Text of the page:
Are men really cheap?
Well, if you believe the conclusions of the latest social media study from the United States they are. The study called ‘Men Are Cheap’ was conducted by Omnicom digital company, Resolution Media, using Kenshoo’s digital marketing technology. The results may well surprise anyone involved in the world of social media, but what will surprise them the most is the conclusion. It’s a well-known fact that more women than men use Facebook, so there has always been a natural presumption that the majority of advertising should naturally be targeted at these very women. Resolution Media, however, concludes that what marketers should in fact be doing is targeting their advertising on the men, and not the women. The reasoning behind this conclusion couldn’t be simpler. Men are cheap: or rather cheap in terms of advertising. It cost companies less to reach them on social media sites, and what’s more they respond better than members of the fairer sex.
The study analysed over 65 billion Facebook ad impressions and 20 million ad clicks over a 12 month period.
Initially it had been thought that the study’s results would be representative of the audience make-up: 58% of women use Facebook regularly, whilst only 42% of men do. The logic suggested that it would be women who would be more amenable to online advertising. However, what Resolution Media found is that it was actually men who were more interested in the advertising. Men see and click through more Facebook advertisements than women: men have a click through and impression volume rate of 60%, whilst women only generate a 40 percent click response.
According to Viji Davis, vice president of marketing at Resolution Media, the surprising response rate simply replicates and re-enforces the ways the different sexes use the medium:
“Females use Facebook for maintaining existing relationships, academic usage and following an agenda more than males do. Men use Facebook for making new relationships more than females.”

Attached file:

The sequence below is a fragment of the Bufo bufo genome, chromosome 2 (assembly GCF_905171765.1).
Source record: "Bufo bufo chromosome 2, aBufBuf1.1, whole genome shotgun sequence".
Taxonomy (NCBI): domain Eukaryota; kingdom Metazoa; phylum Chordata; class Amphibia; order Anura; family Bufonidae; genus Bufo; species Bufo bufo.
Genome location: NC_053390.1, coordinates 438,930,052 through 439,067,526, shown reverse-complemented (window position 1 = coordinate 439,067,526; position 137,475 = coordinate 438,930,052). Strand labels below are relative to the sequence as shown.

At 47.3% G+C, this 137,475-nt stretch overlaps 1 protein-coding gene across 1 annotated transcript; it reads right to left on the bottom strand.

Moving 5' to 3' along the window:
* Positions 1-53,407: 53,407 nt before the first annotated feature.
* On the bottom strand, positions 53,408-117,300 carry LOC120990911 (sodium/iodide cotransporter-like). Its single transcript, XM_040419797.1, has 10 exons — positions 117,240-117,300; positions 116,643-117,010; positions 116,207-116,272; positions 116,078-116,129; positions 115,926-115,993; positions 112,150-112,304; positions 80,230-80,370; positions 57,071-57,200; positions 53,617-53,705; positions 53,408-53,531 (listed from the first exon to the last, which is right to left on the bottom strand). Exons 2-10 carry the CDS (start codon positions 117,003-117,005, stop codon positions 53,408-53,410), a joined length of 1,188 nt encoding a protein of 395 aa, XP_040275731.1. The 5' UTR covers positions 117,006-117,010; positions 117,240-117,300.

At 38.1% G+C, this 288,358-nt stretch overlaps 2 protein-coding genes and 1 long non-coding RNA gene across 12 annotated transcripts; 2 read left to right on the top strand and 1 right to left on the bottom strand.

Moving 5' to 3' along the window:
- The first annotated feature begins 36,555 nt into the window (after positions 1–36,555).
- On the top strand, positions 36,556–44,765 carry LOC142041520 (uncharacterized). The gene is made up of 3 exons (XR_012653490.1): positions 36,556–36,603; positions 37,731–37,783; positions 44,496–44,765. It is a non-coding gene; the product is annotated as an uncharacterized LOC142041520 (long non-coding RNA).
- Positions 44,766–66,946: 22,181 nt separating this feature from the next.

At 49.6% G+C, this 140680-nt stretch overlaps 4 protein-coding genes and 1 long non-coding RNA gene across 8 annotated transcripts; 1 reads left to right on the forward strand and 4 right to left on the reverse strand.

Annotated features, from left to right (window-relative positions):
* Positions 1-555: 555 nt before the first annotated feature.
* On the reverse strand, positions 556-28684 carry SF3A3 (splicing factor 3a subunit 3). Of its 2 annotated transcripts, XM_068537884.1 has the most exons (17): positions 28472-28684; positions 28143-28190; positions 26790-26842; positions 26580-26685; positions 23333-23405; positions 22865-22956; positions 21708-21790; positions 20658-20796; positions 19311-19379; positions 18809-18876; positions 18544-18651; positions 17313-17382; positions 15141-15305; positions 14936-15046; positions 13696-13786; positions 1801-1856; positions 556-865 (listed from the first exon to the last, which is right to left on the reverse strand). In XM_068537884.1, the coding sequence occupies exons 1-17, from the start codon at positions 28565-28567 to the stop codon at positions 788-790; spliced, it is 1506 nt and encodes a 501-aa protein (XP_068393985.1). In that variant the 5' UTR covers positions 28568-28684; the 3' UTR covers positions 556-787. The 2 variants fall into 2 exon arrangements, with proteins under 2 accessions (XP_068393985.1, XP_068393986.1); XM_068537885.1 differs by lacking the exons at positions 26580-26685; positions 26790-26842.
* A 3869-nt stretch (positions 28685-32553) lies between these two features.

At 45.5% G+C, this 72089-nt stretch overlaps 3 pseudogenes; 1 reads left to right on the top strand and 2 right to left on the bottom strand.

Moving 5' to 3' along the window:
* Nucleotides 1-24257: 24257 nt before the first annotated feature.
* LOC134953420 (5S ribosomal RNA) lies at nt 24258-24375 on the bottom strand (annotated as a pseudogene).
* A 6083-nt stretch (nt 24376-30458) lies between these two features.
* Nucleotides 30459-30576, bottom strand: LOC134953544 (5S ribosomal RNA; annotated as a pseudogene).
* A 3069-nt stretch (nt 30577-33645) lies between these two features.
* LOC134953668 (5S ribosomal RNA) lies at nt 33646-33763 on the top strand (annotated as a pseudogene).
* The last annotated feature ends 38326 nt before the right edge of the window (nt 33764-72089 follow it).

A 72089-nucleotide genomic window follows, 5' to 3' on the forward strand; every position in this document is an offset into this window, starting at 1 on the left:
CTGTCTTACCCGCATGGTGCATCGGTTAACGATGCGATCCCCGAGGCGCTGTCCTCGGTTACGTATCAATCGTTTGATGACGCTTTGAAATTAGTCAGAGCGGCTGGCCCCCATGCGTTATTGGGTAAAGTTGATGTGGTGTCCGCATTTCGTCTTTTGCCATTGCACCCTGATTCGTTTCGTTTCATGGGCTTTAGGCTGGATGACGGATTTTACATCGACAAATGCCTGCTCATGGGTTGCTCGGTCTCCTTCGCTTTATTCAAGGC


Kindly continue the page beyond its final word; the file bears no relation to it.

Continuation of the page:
What this means is essentially that men appear to be more switched on and focused on their activities when they interact on Facebook, whereas women tend to do more browsing, communicating and sharing with friends when they’re online. Although men are known to have shorter attention spans, they are also more easily distracted and persuaded by advertising messages that they see as relevant. The result of this is that men click on Facebook advertisements at a higher rate than their more cautious female counterparts.
According to a report from eMarketer, advertisers spent almost $4 billion on Facebook last year.
From this budget Resolution Media discovered that 53% targeted men. The reason for this is simply that advertising that specifically targets men is considerably cheaper. The study found cost-per-thousand impressions were 16 cents for male Facebook users, whereas for women it was 20 cents: cost-per-click spending for men was 51 cents compared to 68 cents for their female counterparts.
So does this study mean that advertisers should change the way they market their products on Facebook and specifically try to target the men as they are more likely to buy? The answer is probably not. A target audience is a target audience: what advertisers need to do is tailor their message so that it fits the target audience, or broaden the appeal of that message so that it attracts a wider and more diverse audience.